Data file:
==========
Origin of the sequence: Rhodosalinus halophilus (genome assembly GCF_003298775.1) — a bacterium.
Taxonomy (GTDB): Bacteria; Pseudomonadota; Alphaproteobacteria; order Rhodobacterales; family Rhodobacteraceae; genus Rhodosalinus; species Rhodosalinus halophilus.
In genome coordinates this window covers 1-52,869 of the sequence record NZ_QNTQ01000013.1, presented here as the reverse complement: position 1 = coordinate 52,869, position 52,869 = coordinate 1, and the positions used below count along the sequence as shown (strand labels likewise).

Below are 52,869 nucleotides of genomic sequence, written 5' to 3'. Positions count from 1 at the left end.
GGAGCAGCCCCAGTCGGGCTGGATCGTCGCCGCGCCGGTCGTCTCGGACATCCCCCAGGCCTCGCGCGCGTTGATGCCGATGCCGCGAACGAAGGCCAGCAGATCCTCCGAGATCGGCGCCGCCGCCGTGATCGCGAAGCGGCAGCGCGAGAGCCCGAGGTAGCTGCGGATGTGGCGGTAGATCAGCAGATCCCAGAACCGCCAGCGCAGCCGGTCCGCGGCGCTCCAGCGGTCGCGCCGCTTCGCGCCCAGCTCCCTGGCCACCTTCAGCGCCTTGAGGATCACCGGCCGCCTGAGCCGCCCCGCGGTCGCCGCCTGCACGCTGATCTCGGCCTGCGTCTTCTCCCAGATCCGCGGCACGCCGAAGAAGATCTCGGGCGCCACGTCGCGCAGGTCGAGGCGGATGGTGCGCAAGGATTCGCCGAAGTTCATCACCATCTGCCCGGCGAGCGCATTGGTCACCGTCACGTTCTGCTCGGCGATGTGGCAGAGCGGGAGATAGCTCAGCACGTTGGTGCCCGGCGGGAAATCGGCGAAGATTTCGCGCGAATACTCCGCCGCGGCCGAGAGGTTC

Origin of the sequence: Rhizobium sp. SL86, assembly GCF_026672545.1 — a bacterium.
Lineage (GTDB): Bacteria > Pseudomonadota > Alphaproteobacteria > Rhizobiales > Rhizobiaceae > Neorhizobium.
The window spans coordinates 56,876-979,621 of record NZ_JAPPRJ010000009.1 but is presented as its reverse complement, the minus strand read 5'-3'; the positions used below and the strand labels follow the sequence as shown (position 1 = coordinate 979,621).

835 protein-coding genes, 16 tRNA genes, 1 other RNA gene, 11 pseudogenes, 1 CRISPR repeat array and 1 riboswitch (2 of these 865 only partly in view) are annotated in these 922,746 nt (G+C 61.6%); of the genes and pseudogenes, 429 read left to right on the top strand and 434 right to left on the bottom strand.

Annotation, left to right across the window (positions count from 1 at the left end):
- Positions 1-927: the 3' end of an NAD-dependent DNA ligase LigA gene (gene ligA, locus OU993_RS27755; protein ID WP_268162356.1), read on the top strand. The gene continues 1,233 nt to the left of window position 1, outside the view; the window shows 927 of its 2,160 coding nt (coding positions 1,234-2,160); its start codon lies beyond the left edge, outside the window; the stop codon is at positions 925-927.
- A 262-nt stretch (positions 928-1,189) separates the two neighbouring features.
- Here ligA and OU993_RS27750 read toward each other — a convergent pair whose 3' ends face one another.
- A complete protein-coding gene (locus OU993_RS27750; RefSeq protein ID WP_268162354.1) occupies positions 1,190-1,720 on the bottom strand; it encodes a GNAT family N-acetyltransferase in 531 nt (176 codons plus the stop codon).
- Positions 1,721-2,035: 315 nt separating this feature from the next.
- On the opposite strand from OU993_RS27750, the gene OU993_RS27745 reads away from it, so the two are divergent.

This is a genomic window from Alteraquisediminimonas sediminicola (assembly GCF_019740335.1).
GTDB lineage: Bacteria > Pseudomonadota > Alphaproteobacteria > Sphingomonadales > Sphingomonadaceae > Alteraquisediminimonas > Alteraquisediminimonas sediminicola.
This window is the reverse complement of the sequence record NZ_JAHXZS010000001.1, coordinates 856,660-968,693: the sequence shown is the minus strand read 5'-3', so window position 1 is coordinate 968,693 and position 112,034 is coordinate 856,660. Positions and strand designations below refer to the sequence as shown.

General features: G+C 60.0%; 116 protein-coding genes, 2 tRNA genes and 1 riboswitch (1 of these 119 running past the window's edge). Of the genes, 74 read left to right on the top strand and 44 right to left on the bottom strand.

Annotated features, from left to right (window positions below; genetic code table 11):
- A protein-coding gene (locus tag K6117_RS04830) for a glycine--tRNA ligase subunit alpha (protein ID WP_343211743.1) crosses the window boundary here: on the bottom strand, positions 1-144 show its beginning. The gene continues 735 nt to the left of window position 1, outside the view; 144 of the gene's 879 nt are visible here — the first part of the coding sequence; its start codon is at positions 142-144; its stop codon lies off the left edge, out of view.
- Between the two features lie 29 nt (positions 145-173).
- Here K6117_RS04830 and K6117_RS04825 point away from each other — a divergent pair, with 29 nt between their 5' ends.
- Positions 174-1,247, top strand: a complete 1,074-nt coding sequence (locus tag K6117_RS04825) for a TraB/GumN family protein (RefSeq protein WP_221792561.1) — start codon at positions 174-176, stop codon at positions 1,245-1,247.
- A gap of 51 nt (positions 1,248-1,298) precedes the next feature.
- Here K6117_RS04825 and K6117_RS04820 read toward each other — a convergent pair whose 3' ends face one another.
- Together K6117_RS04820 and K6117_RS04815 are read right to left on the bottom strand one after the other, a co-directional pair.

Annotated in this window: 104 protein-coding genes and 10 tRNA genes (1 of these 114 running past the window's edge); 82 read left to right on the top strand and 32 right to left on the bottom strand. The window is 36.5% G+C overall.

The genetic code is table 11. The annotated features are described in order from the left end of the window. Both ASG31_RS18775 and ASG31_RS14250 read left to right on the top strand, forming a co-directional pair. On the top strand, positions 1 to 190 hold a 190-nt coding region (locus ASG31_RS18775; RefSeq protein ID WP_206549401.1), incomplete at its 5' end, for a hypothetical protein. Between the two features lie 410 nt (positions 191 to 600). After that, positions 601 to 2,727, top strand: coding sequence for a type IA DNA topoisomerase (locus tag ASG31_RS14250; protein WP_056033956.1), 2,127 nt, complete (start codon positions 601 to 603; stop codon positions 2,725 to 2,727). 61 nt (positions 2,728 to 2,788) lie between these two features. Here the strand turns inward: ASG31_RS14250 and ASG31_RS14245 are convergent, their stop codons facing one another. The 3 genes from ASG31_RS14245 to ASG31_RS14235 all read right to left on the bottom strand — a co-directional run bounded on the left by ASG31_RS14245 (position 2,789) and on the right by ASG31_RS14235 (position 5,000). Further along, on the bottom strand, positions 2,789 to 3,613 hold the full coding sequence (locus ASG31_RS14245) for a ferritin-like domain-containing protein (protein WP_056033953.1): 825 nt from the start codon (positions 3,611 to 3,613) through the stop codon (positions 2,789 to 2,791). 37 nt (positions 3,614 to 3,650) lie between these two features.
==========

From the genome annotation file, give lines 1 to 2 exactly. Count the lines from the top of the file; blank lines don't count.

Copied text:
Origin of the sequence: Rhodosalinus halophilus (genome assembly GCF_003298775.1) — a bacterium.
Taxonomy (GTDB): Bacteria; Pseudomonadota; Alphaproteobacteria; order Rhodobacterales; family Rhodobacteraceae; genus Rhodosalinus; species Rhodosalinus halophilus.